A researcher of the study courageously jumping with an empty backpack. Picture taken from Yeh et al, 2018. Reproduced from the Open Access article distributed in accordance with the Creative Commons Attribution Non Commercial (CC BY-NC 4.0) license, which permits others to distribute, remix, adapt, build upon this work non-commercially, and license their derivative works on different terms, provided the original work is properly cited and the use is non-commercial. See: http://creativecommons.org/licenses/by-nc/4.0/

A fantastic article that I came across through these Twitter recommendations was published in the British Medical Journal’s (BMJ) Christmas edition. In this randomized-controlled trial (participants are randomly assigned to treatment and control conditions) the authors set out to investigate how effective a parachute is when jumping out of an aircraft, compared to jumping with an empty backpack. The researchers describe the process of their participant recruitment as follows:

“Prospective participants were approached and screened by study investigators on commercial or private aircraft. […] Typically, passengers seated close to the study investigator (typically not known acquaintances) would be approached mid-flight, between the time of initial seating and time of exiting the aircraft. […] All participants were asked whether they would be willing to be randomized to jump from the aircraft at its current altitude and velocity.”

Parachutes and presumptions

Unsurprisingly, the researchers didn’t manage to recruit anyone, so they had to compromise with conducting their trial comparing the effectiveness of parachutes when people jumped from small, stationary planes, from roughly a meter above the ground. Of course, the parachutes were not more effective than the empty backpacks in preventing injury and death. The point of this study is, as the authors eloquently point out, to showcase the fact that many randomized controlled trials are very biased in their recruitment, which reduces the applicability of trial results to practice. They finally conclude that “we can confidently recommend that individuals jumping from [a] small stationary aircraft on the ground do not require parachutes, individual judgment should be exercised when applying these findings at higher altitudes.”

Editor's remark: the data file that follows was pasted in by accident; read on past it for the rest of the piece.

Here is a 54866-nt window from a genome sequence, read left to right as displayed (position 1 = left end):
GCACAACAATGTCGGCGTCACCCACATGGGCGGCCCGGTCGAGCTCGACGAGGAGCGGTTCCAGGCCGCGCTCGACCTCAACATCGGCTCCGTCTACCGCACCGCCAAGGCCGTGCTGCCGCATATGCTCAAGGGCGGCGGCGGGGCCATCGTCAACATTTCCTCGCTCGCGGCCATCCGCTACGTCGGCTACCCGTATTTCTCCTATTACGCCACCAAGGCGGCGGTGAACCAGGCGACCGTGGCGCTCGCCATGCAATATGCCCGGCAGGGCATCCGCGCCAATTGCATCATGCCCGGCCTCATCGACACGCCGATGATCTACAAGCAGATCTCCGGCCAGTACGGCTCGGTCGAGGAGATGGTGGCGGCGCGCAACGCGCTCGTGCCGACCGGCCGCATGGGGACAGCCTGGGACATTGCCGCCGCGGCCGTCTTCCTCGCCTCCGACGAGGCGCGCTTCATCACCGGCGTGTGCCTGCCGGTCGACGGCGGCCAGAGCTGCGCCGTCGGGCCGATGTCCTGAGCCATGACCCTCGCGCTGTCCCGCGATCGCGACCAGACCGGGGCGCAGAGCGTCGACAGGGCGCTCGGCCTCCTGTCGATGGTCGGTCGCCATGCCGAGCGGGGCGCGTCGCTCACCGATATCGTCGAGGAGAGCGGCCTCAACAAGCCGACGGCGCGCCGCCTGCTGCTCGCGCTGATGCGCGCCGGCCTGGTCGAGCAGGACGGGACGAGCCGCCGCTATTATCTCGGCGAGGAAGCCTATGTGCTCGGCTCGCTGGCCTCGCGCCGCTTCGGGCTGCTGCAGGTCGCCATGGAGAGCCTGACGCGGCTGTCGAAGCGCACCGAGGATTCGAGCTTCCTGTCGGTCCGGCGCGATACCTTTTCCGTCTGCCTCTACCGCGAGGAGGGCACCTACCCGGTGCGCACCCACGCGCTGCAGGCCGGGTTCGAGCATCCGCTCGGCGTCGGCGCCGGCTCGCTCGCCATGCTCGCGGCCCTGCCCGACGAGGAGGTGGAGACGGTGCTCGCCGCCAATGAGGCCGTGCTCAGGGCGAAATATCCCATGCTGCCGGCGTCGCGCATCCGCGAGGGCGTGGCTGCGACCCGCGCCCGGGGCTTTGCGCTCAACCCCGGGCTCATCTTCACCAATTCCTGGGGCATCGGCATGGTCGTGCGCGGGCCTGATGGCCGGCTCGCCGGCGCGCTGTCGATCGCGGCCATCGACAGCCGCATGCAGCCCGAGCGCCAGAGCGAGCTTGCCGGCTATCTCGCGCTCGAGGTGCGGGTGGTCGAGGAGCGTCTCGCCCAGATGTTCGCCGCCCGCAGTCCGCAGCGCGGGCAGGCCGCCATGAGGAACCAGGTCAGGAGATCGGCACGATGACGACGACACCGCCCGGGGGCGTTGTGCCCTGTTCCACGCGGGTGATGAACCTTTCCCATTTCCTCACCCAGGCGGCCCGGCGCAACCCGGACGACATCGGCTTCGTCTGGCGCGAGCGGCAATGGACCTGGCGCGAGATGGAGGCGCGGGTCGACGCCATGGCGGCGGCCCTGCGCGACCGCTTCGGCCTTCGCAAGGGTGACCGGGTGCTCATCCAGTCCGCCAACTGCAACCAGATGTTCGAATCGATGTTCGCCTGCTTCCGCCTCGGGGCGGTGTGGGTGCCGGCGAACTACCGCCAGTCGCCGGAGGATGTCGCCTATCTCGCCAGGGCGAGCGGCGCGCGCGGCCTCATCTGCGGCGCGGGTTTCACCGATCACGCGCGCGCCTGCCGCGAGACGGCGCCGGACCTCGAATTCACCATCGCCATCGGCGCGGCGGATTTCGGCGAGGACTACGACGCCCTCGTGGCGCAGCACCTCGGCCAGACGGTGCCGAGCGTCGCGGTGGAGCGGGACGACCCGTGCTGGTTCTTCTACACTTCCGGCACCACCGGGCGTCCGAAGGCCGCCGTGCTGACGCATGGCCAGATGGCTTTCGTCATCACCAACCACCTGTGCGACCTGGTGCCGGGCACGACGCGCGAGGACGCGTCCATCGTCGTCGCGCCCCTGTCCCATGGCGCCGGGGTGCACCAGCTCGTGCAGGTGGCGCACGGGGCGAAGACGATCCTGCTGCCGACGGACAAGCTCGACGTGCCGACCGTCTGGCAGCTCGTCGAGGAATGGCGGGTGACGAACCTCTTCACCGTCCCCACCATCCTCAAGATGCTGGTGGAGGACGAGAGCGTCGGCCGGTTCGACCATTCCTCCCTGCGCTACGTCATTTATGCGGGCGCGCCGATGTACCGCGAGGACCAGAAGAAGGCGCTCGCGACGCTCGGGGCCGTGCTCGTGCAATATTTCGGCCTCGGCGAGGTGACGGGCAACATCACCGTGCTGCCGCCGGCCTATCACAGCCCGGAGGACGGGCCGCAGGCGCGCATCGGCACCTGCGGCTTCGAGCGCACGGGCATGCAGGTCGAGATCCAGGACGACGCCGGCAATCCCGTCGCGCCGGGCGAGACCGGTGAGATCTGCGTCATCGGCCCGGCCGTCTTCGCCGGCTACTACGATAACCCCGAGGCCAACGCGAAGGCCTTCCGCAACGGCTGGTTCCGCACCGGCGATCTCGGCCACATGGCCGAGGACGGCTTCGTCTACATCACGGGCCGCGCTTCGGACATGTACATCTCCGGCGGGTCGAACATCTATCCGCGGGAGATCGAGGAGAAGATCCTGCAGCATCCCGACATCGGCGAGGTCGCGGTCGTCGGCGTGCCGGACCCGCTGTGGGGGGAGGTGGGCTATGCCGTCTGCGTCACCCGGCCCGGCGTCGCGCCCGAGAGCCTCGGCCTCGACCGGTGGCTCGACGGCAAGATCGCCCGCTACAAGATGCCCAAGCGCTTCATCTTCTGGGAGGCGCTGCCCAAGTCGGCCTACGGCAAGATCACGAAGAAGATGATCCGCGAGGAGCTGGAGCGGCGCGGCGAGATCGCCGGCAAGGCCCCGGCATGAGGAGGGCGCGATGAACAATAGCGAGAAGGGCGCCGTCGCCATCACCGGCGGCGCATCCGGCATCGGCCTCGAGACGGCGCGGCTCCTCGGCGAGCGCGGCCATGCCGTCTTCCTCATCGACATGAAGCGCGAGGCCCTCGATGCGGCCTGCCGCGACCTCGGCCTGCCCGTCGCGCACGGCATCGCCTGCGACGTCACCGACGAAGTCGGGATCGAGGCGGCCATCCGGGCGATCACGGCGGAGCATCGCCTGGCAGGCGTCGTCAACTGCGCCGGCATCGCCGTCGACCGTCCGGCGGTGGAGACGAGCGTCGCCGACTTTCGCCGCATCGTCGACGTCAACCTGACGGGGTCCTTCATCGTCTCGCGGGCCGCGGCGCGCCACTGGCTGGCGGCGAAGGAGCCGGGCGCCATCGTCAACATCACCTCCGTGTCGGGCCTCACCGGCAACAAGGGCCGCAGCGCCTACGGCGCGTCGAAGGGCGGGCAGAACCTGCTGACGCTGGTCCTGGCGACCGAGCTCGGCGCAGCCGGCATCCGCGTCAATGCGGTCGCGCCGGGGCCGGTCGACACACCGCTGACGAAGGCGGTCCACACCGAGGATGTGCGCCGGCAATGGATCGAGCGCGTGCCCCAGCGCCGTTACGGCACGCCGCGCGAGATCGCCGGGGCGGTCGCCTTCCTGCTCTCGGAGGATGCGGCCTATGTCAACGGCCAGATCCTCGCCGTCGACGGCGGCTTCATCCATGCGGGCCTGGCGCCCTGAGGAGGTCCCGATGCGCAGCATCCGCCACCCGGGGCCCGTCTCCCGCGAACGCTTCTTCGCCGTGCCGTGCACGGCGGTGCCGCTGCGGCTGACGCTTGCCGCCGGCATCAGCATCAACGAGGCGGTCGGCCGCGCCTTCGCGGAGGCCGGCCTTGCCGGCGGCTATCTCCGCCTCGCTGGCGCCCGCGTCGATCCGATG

Examples of how tourism and cultural services affect the marine ecosystem. Picture taken from Thébaud and colleagues (2017), published by Oxford University Press on behalf of International Council for the Exploration of the Sea 2017. This work is written by a US Government employee and is in the public domain in the United States.

Examples of how tourism and cultural services affect the marine ecosystem. Picture taken from Thébaud and colleagues (2017), published by Oxford University Press on behalf of International Council for the Exploration of the Sea 2017. This work is written by a US Government employee and is in the public domain in the United States.

There are many more examples of funny and ingenious papers like these ones out there, but to list them all would go beyond the scope of this post. While many of these articles make you laugh, such as a recent paper on marine ecosystems, which is entirely designed in the style of a graphic novel, they also make you think about important issues in science and the way science is done. In the end, we hopefully learn something, in addition to being entertained, for example by the description of scientific misconduct through Dante’s Nine Circles of Hell.

[1] When the paper was first submitted to the 2009 Human Brain Mapping meeting, it received such harsh scores (consistently 0), that it attracted the attention of Karl Friston, who was on the review board at the time. The famous neuroscientist realized the potential of the paper and the authors were finally invited to present at the conference.

Header image: Photo by Emiliano Vittoriosi on Unsplash.

References

  • Bennett, C. M., Miller, M. B., & Wolford, G. L. (2009). Neural correlates of interspecies perspective taking in the post-mortem Atlantic Salmon: an argument for multiple comparisons correction. Neuroimage, 47 (Suppl 1), S125.

  • Thébaud, O., Link, J. S., Kohler, B., Kraan, M., López, R., Poos, J. J., ... & Handling editor: Howard Browman. (2017). Managing marine socio-ecological systems: picturing the future. ICES Journal of Marine Science, 74 (7), 1965-1980.

  • Yeh, R. W., Valsdottir, L. R., Yeh, M. W., Shen, C., Kramer, D. B., Strom, J. B., ... & Nallamothu, B. K. (2018). Parachute use to prevent death and major trauma when jumping from aircraft: randomized controlled trial. bmj, 363, k5094.

Parenthood and the PhD

Parenthood and the PhD

Soapbox Science

Soapbox Science